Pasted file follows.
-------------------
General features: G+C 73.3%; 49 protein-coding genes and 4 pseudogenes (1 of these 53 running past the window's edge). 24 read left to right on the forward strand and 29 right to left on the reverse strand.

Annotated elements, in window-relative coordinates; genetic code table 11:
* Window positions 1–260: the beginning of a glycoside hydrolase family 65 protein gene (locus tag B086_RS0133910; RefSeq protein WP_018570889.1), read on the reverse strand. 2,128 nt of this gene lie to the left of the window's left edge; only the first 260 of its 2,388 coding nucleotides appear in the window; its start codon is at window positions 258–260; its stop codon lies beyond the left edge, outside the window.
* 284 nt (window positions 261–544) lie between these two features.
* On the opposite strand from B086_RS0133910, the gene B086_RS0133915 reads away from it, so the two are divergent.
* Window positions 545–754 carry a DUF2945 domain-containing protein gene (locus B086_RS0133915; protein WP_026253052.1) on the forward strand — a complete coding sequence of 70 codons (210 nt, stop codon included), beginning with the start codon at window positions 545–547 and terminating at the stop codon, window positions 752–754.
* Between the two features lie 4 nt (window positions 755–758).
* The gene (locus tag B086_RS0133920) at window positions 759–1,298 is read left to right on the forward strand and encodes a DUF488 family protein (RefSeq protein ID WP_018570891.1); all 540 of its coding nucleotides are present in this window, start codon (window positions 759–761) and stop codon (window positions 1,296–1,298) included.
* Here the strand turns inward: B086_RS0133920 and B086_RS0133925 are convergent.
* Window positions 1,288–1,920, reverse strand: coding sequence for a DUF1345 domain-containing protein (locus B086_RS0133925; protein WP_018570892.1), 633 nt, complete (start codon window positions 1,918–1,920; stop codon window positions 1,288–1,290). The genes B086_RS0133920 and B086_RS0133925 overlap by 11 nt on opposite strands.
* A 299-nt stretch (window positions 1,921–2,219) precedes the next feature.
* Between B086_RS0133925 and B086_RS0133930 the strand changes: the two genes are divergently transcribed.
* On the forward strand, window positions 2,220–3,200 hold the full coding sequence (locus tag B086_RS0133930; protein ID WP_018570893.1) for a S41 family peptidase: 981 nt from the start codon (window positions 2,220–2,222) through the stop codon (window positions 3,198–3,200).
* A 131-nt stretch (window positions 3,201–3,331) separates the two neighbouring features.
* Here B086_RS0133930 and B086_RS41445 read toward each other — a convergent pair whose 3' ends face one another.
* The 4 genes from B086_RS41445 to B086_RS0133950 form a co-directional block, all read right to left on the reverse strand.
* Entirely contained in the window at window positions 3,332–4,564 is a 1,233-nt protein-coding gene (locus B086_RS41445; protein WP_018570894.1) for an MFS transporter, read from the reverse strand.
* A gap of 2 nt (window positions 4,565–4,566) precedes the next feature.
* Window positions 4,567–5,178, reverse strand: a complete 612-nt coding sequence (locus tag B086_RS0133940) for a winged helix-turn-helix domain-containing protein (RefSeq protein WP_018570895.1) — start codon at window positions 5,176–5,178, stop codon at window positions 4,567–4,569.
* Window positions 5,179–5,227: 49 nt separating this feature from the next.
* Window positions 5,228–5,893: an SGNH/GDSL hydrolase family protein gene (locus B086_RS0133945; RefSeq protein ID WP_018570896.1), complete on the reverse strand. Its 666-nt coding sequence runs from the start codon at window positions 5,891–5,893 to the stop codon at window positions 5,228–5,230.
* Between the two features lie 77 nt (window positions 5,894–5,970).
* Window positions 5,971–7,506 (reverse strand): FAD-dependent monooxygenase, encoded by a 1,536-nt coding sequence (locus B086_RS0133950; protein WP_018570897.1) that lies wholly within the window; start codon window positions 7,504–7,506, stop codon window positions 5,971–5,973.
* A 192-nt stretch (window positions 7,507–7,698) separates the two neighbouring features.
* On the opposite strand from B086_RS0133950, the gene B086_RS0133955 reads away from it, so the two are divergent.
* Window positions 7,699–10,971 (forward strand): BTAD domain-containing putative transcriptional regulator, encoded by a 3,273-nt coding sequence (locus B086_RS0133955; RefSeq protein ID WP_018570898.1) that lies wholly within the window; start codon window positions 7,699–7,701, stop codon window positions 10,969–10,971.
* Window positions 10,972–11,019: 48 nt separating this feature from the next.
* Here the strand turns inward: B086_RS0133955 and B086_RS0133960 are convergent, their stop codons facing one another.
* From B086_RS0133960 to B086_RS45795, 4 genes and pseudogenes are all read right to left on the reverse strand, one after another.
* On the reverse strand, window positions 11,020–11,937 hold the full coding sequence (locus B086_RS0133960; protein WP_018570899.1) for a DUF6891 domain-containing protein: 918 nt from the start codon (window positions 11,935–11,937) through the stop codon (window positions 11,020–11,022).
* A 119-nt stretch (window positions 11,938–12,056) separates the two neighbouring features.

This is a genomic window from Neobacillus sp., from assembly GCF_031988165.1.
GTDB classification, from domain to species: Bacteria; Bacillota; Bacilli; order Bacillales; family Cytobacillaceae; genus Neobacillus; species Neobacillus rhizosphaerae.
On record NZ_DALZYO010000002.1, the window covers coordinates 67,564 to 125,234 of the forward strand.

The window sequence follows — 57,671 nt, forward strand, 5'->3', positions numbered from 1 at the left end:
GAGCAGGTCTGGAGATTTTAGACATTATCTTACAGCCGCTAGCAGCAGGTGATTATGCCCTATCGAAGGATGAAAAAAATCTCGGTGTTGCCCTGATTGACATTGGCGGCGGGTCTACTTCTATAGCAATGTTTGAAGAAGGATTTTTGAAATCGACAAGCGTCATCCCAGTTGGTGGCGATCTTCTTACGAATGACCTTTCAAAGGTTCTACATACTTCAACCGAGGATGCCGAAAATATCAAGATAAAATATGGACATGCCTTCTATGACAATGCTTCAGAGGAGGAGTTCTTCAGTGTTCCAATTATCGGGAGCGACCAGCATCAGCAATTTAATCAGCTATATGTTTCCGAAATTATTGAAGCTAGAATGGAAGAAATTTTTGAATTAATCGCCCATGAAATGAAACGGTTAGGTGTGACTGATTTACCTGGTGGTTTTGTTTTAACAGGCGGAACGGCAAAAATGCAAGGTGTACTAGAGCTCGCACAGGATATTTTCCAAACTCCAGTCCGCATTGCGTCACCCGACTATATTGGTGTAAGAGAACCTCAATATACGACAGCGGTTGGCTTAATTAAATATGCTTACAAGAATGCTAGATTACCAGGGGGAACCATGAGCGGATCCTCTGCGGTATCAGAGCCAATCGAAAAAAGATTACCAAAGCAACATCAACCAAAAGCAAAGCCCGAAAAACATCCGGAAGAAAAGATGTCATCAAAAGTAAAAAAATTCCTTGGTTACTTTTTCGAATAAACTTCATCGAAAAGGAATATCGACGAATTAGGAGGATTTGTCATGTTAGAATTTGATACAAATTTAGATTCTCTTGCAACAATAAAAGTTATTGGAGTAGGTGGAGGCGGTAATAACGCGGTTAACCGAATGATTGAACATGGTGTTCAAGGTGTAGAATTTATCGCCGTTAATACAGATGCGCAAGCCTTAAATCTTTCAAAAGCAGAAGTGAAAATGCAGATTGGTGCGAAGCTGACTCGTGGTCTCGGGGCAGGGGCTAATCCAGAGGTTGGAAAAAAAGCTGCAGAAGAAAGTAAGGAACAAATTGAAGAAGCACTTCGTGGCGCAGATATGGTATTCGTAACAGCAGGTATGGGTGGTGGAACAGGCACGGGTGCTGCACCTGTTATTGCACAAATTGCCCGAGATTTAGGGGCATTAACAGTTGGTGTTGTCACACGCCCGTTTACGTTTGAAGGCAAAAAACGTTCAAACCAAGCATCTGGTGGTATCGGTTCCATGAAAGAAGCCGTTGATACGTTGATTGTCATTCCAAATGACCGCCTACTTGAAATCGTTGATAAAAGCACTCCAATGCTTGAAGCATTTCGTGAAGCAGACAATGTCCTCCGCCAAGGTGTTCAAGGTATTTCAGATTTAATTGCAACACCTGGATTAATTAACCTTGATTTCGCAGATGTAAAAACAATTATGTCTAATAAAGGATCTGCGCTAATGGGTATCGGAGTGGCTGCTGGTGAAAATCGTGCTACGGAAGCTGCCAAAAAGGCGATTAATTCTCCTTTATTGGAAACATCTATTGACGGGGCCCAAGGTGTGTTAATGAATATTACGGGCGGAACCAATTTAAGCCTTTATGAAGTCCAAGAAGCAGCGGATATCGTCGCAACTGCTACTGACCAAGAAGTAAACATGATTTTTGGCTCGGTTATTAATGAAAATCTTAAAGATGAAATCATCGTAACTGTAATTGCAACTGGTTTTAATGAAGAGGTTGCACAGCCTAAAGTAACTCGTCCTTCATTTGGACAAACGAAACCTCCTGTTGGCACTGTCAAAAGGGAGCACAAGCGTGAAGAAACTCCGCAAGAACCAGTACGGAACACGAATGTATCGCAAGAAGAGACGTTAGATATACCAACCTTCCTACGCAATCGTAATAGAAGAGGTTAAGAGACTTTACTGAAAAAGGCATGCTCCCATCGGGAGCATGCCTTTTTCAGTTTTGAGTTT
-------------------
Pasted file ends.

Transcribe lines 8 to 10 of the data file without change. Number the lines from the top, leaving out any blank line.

* The gene (locus tag B086_RS0133920) at window positions 759–1,298 is read left to right on the forward strand and encodes a DUF488 family protein (RefSeq protein ID WP_018570891.1); all 540 of its coding nucleotides are present in this window, start codon (window positions 759–761) and stop codon (window positions 1,296–1,298) included.
* Here the strand turns inward: B086_RS0133920 and B086_RS0133925 are convergent.
* Window positions 1,288–1,920, reverse strand: coding sequence for a DUF1345 domain-containing protein (locus B086_RS0133925; protein WP_018570892.1), 633 nt, complete (start codon window positions 1,918–1,920; stop codon window positions 1,288–1,290). The genes B086_RS0133920 and B086_RS0133925 overlap by 11 nt on opposite strands.